Linking that to photo realism, it really isn't necessary to convey emotional meaning. One of the odd times I cried was in Futurama when Fry finds out his brother named his son after him and they have his funeral and it's a really touching moment. Then there is Minecraft, possibly as far away from photo realism as you could get but it can have fantastic emotional depth. Crawling through dark caves trying to avoid enemies or saving friends in trouble, you feel that emotion you can feel scared or happy or even like you want to protect someone or something. The pvp servers (hunger games style) are that sort of a brutal pvp situation and it really feels epic, you really feel the intensity of fighting someone else in that game.

Some of the best and most expressive games use cell shading and are colourful and just have so much emotional depth where as the more realistic CoD games... I felt nothing when playing through what were meant to be brutal massacres, just because it had's really engaged me. It looked realistic, but I just didn't have any emotional connection to anything.

Man I really want to see the Space Muffin T-Shirts. Any idea when they might be coming out?

Two words: absolutely not.

gardian06:
like what Steve was saying about the game that used "gook" to refer to Latinos if that would have been released in the US, or almost any English speaking nation for that matter the company would have been slammed as racist/xenophobic.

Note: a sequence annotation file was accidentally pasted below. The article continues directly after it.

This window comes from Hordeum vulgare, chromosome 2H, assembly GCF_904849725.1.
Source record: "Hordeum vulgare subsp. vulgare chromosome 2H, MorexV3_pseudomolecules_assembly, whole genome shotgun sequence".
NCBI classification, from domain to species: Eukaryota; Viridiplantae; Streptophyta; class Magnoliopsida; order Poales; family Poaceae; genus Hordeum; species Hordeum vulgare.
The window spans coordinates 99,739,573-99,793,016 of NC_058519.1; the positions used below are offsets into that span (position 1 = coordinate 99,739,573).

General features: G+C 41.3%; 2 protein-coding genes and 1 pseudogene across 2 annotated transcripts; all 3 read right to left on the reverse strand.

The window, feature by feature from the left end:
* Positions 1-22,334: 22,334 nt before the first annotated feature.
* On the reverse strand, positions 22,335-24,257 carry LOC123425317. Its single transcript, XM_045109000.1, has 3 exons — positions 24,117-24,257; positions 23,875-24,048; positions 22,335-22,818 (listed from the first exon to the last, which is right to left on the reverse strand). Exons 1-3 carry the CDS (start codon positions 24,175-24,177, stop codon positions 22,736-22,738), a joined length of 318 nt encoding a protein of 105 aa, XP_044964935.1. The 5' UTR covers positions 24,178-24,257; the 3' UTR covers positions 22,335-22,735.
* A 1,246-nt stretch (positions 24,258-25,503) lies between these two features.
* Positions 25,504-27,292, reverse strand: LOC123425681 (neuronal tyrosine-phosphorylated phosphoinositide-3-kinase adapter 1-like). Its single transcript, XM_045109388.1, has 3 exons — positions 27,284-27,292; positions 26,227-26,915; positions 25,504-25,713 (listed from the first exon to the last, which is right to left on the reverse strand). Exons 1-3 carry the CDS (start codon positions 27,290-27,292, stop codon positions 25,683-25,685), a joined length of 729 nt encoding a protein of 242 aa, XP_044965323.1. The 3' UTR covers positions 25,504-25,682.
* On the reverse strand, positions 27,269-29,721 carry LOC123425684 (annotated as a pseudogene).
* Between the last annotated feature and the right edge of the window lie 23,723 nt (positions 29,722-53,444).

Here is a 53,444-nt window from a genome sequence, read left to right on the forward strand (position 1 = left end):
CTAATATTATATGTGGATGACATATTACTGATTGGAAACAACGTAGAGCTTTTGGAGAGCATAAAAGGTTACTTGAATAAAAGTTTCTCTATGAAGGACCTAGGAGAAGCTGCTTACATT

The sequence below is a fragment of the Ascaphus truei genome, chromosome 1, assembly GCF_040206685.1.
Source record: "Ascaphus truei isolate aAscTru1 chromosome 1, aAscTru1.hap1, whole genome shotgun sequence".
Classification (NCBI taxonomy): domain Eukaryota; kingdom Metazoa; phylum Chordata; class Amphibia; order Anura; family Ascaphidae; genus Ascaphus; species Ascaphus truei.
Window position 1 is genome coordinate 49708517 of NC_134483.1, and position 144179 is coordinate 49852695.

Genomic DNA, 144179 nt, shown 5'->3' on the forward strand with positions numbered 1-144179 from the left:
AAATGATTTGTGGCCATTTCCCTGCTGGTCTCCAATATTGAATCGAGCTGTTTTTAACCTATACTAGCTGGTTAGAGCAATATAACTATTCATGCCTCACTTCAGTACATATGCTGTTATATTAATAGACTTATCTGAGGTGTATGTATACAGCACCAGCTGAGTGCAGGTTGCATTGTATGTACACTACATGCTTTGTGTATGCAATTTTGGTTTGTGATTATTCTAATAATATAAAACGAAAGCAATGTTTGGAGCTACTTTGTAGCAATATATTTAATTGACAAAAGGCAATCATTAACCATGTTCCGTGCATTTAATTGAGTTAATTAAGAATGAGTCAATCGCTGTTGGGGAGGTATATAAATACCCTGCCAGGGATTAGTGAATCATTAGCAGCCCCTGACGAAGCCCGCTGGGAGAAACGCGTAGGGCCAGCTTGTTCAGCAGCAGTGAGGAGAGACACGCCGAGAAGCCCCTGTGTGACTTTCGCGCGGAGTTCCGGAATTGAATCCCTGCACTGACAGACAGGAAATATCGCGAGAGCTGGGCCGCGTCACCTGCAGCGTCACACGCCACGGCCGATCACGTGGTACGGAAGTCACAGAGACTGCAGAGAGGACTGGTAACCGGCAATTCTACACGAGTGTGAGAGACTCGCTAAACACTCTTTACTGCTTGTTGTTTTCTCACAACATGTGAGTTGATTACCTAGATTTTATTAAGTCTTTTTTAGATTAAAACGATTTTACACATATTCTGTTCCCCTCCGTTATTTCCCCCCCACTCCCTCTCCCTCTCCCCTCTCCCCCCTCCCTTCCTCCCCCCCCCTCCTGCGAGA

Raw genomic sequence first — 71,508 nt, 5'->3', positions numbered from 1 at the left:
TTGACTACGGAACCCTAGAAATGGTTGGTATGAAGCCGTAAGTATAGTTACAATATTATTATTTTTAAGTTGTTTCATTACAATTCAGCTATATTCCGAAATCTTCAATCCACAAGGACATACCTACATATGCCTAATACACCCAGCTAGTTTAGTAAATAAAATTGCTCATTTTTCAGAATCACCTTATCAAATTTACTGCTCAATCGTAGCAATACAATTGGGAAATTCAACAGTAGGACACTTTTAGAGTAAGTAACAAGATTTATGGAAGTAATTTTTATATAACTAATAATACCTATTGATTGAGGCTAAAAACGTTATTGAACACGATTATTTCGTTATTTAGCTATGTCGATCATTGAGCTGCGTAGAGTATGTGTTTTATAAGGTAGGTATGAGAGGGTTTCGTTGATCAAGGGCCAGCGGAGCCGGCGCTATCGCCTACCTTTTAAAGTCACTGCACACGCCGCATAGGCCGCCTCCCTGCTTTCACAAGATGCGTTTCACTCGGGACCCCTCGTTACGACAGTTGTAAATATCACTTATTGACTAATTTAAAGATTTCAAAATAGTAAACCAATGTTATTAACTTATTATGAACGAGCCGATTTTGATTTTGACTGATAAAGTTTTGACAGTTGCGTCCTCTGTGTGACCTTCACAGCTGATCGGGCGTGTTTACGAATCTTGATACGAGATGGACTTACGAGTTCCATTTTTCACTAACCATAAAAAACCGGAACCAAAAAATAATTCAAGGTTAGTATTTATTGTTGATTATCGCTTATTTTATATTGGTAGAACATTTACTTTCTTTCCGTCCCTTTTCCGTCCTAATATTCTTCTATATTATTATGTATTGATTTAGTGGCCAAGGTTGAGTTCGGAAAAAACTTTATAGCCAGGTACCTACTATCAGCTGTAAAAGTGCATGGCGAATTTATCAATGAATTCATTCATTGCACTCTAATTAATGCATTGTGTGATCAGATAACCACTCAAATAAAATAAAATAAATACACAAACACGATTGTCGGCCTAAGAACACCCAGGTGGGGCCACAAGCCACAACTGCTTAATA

They'd be laughed at because 'gook' is a racist perjorative for Asians not Latinos.

newdarkcloud:
I really hope that Susan is right and that the 2K just really misspoke, because otherwise it would make no sense, believe it.

This is the same Hartman who defended the FPS XCom by saying:

"Turn-based strategy games were no longer the hottest thing on planet Earth," Hartmann said. "But this is not just a commercial thing - strategy games are just not contemporary."

Which is a strange thing for the Publisher of the world's biggest TBS franchise (Sid Meier's Civilization) to say, let alone the fact that 2K had probably already green lit the Firaxis TBS X-Com game by the time he openned his yap.

In that context, I wouldn't hold out any serious hopes that the man can tell between his arse and his elbow.